IMF Conditionality and Objections: The Russian Case
Emerging economies in crisis typically request assistance from the International Monetary Fund (IMF). After evaluating the situation, the IMF makes a loan available to the country conditional on certain policy reforms. Governments usually resist many of these measures and negotiation ensues. This paper analyzes the most contentious measures of IMF conditionality in the context of Russia after the August 1998 crisis. The most discussed measures include the budget deficit, structural reforms, and exchange rate policy. Our analysis suggests that to some extent the disagreement arose because the IMF is focused on changing steady states somewhat ignoring the transition path, while the Russian government is preoccupied with transitional dynamics without a clearly defined steady state concept.
|Date of creation:||01 Jun 2000|
|Date of revision:|
|Contact details of provider:|| Phone: 404-413-0235|
Web page: http://aysps.gsu.edu/isp/index.html
References listed on IDEAS
Please report citation or reference errors to , or , if you are the registered author of the cited work, log in to your RePEc Author Service profile, click on "citations" and make appropriate adjustments.:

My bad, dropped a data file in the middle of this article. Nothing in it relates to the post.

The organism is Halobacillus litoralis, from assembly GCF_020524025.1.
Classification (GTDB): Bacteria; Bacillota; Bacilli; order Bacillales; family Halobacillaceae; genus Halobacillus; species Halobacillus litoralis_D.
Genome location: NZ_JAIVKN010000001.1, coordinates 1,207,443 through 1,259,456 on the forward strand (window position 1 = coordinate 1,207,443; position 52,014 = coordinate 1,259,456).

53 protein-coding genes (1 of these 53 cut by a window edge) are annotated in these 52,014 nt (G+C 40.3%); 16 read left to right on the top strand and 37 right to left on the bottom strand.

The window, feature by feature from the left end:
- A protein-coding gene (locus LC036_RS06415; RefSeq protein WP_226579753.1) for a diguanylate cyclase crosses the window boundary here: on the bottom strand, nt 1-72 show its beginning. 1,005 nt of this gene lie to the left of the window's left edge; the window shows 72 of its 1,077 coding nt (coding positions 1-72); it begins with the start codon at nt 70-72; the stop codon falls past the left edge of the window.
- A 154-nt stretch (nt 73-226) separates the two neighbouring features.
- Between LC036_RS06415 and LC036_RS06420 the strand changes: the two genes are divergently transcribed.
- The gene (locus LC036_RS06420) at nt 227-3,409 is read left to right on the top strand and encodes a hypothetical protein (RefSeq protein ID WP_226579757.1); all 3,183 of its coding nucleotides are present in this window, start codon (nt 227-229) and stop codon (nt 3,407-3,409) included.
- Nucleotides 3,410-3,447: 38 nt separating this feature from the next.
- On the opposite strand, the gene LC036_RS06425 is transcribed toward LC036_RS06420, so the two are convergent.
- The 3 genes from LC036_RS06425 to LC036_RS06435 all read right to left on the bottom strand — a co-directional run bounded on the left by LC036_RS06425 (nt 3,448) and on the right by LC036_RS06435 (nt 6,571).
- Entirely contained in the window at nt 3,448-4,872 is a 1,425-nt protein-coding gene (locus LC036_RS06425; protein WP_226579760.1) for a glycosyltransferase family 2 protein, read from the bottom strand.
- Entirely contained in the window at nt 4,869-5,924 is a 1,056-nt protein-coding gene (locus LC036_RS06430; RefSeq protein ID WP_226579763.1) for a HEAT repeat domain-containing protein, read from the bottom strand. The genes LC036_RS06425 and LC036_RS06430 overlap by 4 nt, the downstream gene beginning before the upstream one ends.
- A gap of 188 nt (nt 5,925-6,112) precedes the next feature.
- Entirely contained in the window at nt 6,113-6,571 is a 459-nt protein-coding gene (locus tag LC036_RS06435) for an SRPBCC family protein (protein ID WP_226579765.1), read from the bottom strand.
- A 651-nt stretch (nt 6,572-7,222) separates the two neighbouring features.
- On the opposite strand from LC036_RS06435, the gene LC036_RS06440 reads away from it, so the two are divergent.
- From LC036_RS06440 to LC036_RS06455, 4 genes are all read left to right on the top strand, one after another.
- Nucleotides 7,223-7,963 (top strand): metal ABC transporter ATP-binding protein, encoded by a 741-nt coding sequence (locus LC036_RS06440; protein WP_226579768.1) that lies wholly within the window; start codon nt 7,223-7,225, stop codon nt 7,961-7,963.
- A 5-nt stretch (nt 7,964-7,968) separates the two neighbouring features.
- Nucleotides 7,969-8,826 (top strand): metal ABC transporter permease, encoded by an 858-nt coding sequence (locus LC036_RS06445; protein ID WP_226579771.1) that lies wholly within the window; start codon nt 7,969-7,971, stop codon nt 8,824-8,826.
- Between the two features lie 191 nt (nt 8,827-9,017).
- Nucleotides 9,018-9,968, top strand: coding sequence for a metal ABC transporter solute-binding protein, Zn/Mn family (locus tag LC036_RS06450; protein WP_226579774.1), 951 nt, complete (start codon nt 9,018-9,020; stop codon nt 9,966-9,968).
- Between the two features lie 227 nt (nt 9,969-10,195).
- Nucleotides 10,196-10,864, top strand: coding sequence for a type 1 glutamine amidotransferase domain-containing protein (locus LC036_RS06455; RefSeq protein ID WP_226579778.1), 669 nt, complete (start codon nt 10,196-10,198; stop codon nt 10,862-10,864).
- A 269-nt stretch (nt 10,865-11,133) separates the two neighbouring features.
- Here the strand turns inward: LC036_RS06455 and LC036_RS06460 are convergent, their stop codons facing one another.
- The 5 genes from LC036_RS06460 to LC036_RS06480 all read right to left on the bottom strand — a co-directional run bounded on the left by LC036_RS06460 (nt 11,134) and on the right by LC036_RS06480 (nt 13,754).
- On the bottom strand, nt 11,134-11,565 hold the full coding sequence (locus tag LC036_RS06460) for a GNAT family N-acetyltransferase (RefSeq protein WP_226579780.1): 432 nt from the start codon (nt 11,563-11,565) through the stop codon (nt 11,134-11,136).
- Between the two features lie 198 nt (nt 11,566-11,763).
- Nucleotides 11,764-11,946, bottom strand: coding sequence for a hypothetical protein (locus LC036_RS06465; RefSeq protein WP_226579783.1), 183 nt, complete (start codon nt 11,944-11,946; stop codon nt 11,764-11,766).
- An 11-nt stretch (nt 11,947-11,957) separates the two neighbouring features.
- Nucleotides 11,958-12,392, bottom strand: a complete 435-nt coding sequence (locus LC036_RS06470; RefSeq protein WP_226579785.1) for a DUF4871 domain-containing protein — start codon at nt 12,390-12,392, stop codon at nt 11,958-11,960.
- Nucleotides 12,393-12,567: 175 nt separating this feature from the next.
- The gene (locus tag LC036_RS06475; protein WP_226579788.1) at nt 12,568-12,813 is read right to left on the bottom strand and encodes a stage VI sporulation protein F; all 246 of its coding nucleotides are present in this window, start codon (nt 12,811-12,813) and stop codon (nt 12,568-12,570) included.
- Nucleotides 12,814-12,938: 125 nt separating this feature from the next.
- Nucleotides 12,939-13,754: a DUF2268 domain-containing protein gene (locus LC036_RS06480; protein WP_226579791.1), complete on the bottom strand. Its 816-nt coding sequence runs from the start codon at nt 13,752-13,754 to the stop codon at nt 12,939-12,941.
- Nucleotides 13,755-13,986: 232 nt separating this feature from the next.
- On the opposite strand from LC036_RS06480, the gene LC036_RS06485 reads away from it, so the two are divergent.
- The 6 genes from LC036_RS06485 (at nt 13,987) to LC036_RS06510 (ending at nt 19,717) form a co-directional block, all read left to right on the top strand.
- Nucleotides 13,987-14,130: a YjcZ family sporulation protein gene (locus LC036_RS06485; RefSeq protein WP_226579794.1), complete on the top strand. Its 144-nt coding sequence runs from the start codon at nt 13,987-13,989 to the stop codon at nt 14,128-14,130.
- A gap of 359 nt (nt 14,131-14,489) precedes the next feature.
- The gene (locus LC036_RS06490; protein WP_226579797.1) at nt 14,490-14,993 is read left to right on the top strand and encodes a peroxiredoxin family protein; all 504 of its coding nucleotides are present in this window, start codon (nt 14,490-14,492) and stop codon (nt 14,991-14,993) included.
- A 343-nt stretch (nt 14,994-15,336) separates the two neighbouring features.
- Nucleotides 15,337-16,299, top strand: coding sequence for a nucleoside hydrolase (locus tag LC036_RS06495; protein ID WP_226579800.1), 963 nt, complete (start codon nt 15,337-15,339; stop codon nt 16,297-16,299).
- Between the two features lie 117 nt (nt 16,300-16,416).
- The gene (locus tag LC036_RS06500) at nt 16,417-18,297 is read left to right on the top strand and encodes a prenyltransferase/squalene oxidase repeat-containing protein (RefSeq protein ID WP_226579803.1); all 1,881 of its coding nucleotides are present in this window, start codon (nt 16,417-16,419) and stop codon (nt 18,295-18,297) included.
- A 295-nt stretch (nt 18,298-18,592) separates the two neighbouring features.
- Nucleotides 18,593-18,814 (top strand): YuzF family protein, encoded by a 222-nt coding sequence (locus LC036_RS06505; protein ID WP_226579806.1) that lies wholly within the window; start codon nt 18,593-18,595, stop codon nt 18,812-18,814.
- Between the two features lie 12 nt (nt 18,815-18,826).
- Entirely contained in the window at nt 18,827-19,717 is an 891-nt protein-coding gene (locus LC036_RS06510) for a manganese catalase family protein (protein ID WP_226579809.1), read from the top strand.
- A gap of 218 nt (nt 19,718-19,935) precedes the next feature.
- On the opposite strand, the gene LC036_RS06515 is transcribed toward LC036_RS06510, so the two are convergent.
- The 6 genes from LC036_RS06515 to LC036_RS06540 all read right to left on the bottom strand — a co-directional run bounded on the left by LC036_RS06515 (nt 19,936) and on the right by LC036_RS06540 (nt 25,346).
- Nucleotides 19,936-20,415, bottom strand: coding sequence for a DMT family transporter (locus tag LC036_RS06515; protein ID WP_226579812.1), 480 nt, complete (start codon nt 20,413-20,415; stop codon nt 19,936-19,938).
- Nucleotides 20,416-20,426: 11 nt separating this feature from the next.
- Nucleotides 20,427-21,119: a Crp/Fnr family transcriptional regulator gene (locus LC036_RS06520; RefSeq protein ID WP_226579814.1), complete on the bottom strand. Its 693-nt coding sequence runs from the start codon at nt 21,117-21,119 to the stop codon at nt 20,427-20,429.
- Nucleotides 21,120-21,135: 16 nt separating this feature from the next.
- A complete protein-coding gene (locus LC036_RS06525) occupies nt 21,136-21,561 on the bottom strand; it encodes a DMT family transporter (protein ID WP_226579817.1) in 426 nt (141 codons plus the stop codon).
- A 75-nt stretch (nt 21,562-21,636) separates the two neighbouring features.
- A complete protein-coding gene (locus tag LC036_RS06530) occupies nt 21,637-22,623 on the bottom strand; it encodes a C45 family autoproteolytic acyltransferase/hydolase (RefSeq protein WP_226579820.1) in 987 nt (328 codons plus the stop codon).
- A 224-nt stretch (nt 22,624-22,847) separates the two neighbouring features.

- Clifford Gaddy & Barry W. Ickes, 1998. "To Restructure or Not to Restructure: Informal Activities and Enterprise Behavior in Transition," William Davidson Institute Working Papers Series 134, William Davidson Institute at the University of Michigan.
- Schwartz, Anna J., 1993. "Currency boards: their past, present, and possible future role," Carnegie-Rochester Conference Series on Public Policy, Elsevier, vol. 39(1), pages 147-187, December.
When requesting a correction, please mention this item's handle: RePEc:ays:ispwps:paper0003. See general information about how to correct material in RePEc.
For technical questions regarding this item, or to correct its authors, title, abstract, bibliographic or download information, contact: (Paul Benson)
If you have authored this item and are not yet registered with RePEc, we encourage you to do it here. This allows to link your profile to this item. It also allows you to accept potential citations to this item that we are uncertain about.
If references are entirely missing, you can add them using this form.
If the full references list an item that is present in RePEc, but the system did not link to it, you can help with this form.
If you know of missing items citing this one, you can help us creating those links by adding the relevant references in the same way as above, for each refering item. If you are a registered author of this item, you may also want to check the "citations" tab in your profile, as there may be some citations waiting for confirmation.
Please note that corrections may take a couple of weeks to filter through the various RePEc services.